There was no good reason for highways authorities getting it wrong when confronted by the latest cold snap. The preceding two winters presented the travelling public with some very nasty conditions and councils with real headaches when it came to clearing a path through the snow. Yet these obstacles also provided an opportunity to learn lessons and put theory into practice. And it is not as if we lack the resources to deal with the current cold snap. Figures published just before temperatures fell showed there were 2.7 million tonnes of salt at the ready – a million more than last year.
And yet despite everything we continue to face disruption.
Over and above any failings by the authorities – and by and large these have yet to be shown – there are at least two other issues which contribute to the chaos:
1) Much of our road network is at or close to capacity, certainly during peak hours. It does not take much to snarl up our main arteries. An accident here, a lane closed there, reduced visibility and speed somewhere else. Even if a road is not completely closed – merely down from two to one, or three to two lanes – there will be congestion. Just witness what happened when the A4 Hammersmith flyover closed earlier this year. With the best will in the world, wide-ranging snow fall only increases the likelihood of something going wrong.
2) The UK is not a cold country. Despite recent experience, much of the UK is not used to seeing snow and is not used coping with it. It remains the exception rather than the rule and as drivers that shows up both in our lack of experience and equipment to deal with it.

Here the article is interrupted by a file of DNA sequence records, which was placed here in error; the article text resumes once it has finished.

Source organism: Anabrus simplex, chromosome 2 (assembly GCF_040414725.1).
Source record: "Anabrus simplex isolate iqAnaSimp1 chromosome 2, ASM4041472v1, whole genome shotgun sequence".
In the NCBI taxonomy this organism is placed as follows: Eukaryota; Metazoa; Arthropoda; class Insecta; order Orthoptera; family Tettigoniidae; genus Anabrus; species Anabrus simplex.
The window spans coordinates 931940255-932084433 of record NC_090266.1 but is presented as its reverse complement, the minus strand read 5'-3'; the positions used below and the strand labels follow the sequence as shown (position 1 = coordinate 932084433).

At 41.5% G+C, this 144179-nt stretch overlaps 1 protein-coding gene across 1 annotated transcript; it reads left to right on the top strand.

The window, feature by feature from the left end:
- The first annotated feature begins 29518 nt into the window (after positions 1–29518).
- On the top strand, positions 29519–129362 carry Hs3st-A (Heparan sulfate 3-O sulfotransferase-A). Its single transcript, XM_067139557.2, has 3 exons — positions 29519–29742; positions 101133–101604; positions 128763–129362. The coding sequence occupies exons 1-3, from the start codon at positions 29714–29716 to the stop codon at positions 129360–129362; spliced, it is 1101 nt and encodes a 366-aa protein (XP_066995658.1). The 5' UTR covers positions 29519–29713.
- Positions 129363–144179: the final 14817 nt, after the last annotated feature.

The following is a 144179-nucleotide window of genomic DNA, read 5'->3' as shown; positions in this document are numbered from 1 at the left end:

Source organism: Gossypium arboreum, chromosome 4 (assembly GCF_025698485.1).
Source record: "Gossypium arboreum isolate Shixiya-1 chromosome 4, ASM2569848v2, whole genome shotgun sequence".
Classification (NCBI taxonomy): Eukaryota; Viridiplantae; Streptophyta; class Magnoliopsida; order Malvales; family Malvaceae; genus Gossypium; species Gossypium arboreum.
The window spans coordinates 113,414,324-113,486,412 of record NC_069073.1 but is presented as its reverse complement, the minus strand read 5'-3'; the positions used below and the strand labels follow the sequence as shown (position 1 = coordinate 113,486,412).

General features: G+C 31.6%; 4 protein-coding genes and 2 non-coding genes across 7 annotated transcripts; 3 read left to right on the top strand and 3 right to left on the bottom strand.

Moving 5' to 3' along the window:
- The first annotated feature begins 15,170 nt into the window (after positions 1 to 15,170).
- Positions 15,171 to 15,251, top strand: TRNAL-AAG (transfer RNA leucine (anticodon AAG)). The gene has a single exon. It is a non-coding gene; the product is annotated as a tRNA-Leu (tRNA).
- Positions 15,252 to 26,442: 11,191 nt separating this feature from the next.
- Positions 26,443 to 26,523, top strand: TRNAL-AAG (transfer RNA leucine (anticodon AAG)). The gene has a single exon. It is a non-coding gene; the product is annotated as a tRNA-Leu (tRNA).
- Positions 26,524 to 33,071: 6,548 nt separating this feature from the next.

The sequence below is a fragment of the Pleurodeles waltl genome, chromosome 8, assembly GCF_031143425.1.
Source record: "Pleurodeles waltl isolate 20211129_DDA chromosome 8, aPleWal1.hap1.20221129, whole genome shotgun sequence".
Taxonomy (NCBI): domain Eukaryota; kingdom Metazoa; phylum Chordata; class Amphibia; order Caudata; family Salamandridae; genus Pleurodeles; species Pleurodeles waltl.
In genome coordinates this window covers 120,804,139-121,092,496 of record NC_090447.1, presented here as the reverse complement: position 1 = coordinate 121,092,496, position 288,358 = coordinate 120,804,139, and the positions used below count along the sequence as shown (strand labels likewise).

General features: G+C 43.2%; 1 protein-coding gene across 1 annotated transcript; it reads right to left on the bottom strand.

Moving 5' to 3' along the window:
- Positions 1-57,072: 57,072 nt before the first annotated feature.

Take winter (not studded) tyres for example. These are common place across much of the rest of Europe and can make a real difference on snow and ice, and indeed in the wet. If you have not experienced them it is difficult to appreciate just how much traction they give especially when, at first glance, there seems to be little visible difference between what most of us have on our vehicles year round.
It is easy to see why – according to Continental tyres – use of the winter variant is compulsory or recommended in places as diverse as Austria, Belgium, Finland, Estonia, Latvia, Germany, Sweden and Turkey. In some areas of France and Italy local laws make the use of winter tyres mandatory rather than being left to the whim of the driver.
Clearly if we in the UK want to cope effortlessly with adverse conditions then we need the right kit and driving skills. Keeping moving in the snow takes teamwork. It is not enough for drivers to point the finger solely at the authorities when things go wrong – though that might be appropriate too. All of us who take to the roads have a responsibility to ensure we are properly equipped to get where we are going no matter what hazards we might encounter.